• Stuntwomen: The Untold Hollywood Story

    Stuntwomen: The Untold Hollywood Story


    Not a ton that isn't remedial for someone who follows the craft but nevertheless a totally overdue story being told here. I particularly enjoyed the aspects involving not just how tough these incredible performers are, how much they have to push past to do the extremely dangerous stuff they do (let alone to be allowed to do what they do), but how much simple preparation and practice is involved. That said, I wish just one of these stunt docs would…

  • Bad Hair

    Bad Hair


    Scary BAMBOOZLED is entirely reductive but also you get the idea. Really thoughtful and sly, a confrontation between Blackness and genre that makes a lot of similar current attempts seem amateurish at best and pandering at worst. A raw, angry, funny, campy display of ambivalence over assimilation, complicity, and denial of opportunity that accumulates influences like (yeah very obviously) Spike Lee but also De Palma and vintage Blaxploitation and of course J-Horror and even a little good old fashioned TV movie texture spooky stuff. A real triumph.

  • Borat Subsequent Moviefilm

    Borat Subsequent Moviefilm


    This is indeed frequently very funny and also it is exactly what you think it is, in good ways and bad (personally the "undercover Jew" part was the peak I thought). But don't let anyone tell you it's productive.

  • The Witches

    The Witches


    Zemeckis characteristically candy-coats the bitterness of this pill, which might make it seem corny (which isn't necessarily bad) to some but which I find effectively icky. Hathaway's bringing all her usual theater kid energy, also for good or ill. Either way this is still better than anything Tim Burton's made in at least a couple decades.

  • Love and Monsters

    Love and Monsters


    Surprisingly bittersweet and unself-conscious, directed with some real economy, and featuring terrific creature VFX and the best movie dog since Brandy the Pit Bull.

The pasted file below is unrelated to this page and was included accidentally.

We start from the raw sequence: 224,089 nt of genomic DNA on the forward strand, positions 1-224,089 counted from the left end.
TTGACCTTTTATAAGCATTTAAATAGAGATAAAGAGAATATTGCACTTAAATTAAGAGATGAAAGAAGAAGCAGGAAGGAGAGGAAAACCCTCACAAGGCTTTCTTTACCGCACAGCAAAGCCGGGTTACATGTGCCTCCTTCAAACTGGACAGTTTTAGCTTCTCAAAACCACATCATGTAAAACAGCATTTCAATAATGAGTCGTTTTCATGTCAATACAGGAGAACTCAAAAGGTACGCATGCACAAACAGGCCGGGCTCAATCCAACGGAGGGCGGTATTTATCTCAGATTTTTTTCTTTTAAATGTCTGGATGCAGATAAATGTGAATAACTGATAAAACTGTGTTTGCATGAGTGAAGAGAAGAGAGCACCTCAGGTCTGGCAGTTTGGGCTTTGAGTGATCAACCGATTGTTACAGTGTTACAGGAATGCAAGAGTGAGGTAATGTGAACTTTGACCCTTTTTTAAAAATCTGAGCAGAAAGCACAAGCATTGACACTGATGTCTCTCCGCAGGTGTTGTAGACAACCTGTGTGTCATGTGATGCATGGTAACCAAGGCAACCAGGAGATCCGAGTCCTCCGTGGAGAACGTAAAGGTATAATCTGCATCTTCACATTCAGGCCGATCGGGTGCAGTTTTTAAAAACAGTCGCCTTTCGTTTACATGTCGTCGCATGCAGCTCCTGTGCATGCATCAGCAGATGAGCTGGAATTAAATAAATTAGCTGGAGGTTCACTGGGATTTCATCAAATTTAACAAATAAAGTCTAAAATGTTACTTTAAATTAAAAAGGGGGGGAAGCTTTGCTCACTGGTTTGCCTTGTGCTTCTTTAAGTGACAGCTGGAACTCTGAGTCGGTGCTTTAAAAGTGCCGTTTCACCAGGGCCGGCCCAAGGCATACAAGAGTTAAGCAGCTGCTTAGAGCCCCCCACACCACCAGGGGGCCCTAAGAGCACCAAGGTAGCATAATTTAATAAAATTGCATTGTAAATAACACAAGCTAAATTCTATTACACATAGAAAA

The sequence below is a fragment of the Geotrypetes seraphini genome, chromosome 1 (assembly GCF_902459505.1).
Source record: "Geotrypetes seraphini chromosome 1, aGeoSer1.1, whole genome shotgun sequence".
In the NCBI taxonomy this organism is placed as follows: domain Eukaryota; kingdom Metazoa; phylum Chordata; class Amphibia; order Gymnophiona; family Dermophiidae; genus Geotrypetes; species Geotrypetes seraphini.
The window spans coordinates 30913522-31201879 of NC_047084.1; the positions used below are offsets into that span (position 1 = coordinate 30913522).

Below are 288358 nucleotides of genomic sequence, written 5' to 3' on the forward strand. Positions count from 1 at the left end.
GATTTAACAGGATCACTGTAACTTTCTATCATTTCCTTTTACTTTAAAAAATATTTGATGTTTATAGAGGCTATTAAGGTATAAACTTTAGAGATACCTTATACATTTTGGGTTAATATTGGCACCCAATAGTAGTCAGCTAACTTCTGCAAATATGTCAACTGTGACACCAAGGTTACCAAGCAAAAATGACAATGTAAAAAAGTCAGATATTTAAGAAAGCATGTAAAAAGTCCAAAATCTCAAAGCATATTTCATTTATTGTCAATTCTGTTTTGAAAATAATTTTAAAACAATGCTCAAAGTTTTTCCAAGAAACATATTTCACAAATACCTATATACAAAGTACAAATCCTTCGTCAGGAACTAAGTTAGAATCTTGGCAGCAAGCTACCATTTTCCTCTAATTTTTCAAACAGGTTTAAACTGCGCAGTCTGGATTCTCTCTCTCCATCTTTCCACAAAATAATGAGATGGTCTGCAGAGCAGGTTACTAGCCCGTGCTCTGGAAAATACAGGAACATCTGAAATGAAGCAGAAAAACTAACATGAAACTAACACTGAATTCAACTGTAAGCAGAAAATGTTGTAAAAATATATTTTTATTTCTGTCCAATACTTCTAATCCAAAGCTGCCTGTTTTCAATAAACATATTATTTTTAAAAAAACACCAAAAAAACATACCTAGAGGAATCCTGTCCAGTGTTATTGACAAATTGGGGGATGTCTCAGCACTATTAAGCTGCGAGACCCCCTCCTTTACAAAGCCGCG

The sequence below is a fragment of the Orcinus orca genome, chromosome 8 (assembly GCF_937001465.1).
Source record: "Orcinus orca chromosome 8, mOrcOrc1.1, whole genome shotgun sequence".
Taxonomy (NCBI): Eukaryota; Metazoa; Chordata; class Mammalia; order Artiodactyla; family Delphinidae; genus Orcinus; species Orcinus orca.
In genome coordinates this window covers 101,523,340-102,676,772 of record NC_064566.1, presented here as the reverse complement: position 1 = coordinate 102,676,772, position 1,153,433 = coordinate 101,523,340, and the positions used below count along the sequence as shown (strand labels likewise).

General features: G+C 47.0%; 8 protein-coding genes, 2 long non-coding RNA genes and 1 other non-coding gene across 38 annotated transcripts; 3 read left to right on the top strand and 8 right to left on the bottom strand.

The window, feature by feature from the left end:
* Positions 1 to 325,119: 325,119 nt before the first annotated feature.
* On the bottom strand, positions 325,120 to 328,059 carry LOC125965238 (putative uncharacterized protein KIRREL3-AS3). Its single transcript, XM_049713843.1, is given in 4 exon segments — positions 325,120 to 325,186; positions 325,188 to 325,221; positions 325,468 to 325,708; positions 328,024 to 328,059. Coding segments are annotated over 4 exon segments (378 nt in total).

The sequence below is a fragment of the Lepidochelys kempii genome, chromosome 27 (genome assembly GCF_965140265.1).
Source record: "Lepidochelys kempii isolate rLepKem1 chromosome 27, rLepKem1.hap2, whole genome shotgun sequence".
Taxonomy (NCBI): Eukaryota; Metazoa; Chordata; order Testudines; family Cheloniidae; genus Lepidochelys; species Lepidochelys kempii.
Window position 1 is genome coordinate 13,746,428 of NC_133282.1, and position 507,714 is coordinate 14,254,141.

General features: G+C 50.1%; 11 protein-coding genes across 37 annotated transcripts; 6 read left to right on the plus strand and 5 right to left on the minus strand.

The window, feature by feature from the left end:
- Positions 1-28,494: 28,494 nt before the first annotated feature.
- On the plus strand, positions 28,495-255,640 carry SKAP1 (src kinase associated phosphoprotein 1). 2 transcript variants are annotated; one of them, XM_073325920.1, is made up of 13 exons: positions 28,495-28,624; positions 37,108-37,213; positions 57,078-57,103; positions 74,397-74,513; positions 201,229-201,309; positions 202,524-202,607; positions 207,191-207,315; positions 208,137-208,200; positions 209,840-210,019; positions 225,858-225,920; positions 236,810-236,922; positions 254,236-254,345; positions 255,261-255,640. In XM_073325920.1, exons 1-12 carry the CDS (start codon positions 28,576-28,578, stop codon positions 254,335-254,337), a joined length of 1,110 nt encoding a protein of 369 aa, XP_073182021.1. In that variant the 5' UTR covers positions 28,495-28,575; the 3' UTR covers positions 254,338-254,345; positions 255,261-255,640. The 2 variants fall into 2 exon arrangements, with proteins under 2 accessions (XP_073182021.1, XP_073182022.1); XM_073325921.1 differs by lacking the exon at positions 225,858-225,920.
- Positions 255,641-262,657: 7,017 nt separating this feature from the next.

• The Gift

    The Gift


    Billy Bob and Raimi concoct this drowsy, dreamy Tennessee Williams hothouse gothic mystery. Has an insanely stacked cast, its director's gleeful way with spooky stuff, and Thornton's intricate, empathetic melodramatics. Under-appreciated.

    Discussed on Episode 47 of The Suspense is Killing Us.

  • Unhinged



    I mean what else is there to discuss? This man is plainly not hinged!

  • L.A. Wars

    L.A. Wars


    Imagine a PM Entertaiment transmission without the borderline competence or a decent car pull or really anything exciting at all.

  • The Trial of the Chicago 7

    The Trial of the Chicago 7


    Deliberately, depressingly timely (not to mention a little centrist) in a way I find sanctimonious and not entirely productive but also extremely engrossing and with all the prestigious craft you'd expect.

  • A Woman's Torment

    A Woman's Torment


    Roberta Findlay's Wide Sargasso Sea. Watch the softcore version.

  • Rebecca


    I'm fine with unfaithful adaptations or finding a jumping-off point to explore inspiration but this is not that. Instead it's a total bastardization of Du Maurier's masterpiece that not only drains this extremely thorny piece of proto-feminism, this tragic doomed romance, of any ambiguity but also turns it into junky pseudo-empowerment complete with a tacked-on happy ending. Absolute garbage. Ben Wheatley is, as usual, very bad.

  • Bugsy



    One of those big, idiosyncratic prestige swings where you look at it and go there's a movie in here that absolutely nobody involved was able to find. Instead Scorsese found it when he made THE AVIATOR. Hand to God, it's the same exact thing. Very cool Warren Beatty puppet in that one scene towards the end.